Chinese authorities have opened at least one “overseas police service station” in the United States as part of the Chinese Communist Party’s (CCP) global transnational repression, according to the human rights group Safeguard Defenders.
“These operations eschew official bilateral police and judicial cooperation and violate the international rule of law, and may violate the territorial integrity in third countries involved in setting up a parallel policing mechanism using illegal methods,” the Spain-based group said in a recent report.
An outpost in New York City was among the “first batch” of 30 overseas police service stations in 21 countries set up by the Public Security Bureau in Fuzhou, the capital city of the southern coastal province of Fujian. Other Chinese cities also set up their own outposts abroad.
The total number of such stations is unclear.
“There is no complete list of such “110 Overseas” police service stations available,” the report states. “[T]he number is undoubtedly larger and such stations more widespread."
ACAEstablished in 1998, the ACA is one of the most influential communities for immigrants from Fujian Province in the United States, according to its website.
‘Sinister Goal’Ostensibly, the overseas police service stations serve administrative purposes, with many tasks the report said that would be “traditionally considered of a consular nature.”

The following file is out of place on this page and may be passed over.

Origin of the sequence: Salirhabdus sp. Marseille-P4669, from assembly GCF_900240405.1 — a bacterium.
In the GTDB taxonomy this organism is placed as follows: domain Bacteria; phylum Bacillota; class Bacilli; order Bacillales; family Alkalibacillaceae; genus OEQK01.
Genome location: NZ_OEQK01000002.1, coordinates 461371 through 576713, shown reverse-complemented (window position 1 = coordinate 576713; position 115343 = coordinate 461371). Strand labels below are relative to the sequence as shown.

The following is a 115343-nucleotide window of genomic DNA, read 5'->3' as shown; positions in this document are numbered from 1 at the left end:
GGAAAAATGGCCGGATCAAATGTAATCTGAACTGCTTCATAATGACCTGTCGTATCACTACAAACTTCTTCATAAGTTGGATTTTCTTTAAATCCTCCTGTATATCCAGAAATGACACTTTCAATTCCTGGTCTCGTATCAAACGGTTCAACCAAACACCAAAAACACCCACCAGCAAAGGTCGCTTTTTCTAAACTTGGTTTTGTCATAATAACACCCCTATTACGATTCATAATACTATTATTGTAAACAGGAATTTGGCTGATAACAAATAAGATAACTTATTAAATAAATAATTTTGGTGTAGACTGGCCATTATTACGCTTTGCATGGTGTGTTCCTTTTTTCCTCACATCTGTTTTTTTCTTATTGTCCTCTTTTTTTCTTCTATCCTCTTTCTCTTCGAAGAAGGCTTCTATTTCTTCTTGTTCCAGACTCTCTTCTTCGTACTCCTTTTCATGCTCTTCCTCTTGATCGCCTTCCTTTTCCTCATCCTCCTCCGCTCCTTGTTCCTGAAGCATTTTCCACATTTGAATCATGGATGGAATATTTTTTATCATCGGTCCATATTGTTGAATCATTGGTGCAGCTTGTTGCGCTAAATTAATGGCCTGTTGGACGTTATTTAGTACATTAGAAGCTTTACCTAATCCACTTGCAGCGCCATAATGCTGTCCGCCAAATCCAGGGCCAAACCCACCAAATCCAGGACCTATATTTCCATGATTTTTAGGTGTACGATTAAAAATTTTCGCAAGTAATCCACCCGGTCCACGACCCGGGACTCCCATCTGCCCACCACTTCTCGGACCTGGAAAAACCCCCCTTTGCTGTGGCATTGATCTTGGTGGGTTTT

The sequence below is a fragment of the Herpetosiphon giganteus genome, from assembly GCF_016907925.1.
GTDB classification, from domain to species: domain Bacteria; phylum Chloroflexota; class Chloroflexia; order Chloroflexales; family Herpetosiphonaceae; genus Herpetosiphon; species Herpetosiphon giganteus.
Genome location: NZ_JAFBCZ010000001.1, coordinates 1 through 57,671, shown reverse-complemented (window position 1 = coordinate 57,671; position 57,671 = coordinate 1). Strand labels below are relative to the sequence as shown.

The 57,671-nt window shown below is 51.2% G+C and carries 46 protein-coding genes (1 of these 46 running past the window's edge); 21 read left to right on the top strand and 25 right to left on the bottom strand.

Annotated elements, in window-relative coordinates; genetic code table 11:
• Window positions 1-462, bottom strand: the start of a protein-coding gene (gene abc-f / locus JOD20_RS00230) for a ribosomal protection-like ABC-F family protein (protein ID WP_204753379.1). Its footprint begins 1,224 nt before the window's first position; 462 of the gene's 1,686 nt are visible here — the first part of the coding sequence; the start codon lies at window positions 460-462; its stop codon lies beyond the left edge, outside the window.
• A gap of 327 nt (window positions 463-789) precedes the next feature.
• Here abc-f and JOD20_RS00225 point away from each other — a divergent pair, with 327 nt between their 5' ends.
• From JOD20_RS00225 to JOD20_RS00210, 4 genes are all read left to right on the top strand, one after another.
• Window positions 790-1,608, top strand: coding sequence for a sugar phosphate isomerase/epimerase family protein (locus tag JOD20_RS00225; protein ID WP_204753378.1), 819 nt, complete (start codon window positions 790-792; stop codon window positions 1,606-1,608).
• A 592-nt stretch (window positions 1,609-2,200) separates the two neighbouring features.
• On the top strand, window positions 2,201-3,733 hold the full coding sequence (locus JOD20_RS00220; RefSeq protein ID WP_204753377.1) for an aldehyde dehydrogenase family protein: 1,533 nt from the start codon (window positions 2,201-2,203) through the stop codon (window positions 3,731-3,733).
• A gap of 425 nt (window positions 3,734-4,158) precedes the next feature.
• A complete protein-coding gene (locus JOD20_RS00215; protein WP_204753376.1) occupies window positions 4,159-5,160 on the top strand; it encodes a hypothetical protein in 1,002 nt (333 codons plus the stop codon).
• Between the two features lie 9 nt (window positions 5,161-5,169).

The stations make overseas Chinese feel the “care and love” of the motherland, ACA Chairman Lu Jianshun told Dongnan News. The report mentions that Lu also is a staff member at the New York station.
Safeguard Defenders, however, said such 110 overseas have a “more sinister goal, as they contribute to ‘resolutely cracking down on all kinds of illegal and criminal activities involving overseas Chinese.’” Some of the stations have already been “implicated in collaborating with Chinese police in carrying out policing operations on foreign soil,” the group said.
One example provided in the report was the successful return of a Chinese fugitive surnamed Xia, who was accused of fraud and fled to Serbia.
After identifying Xia’s location in Belgrade, Chinese police authorities “successfully [got] in touch” with Xia through its overseas service station, the report stated, citing a 2019 article by Chinese state media. Police in Qingtian city then “directly carried out persuasion to return” through the Chinese social media app Wechat and video calls with the support of staff members of the overseas service. Chinese police, the report stated, educated Xia about “relevant policies, laws, and cases” at least once a week before Xia finally actively cooperated with the police to return to China in October 2018.
From April 2021 to July 2022, an estimated 230,000 overseas Chinese nationals have been “persuaded to return” to the country to face criminal charges, according to a Chinese state media report.
Safeguard Defenders noted such “persuasion to return” involves harassment and intimidation of the target's relatives in China. If the target refuses to comply, their families could face punishment, such as their children being denied education.
“These methods allow the CCP and their security organs to circumvent normal bilateral mechanisms of police and judicial cooperation, thereby severely undermining the international rule of law and territorial integrity of the third countries involved,” the report states.
“It leaves legal Chinese residents abroad fully exposed to extra-legal targeting by the Chinese police, with little to none of the protection theoretically ensured under both national and international law.”
Officials at the ACA, the FBI, the Department of Justice, the State Department, and the New York attorney general's office didn't respond by press time to a request by The Epoch Times for comment.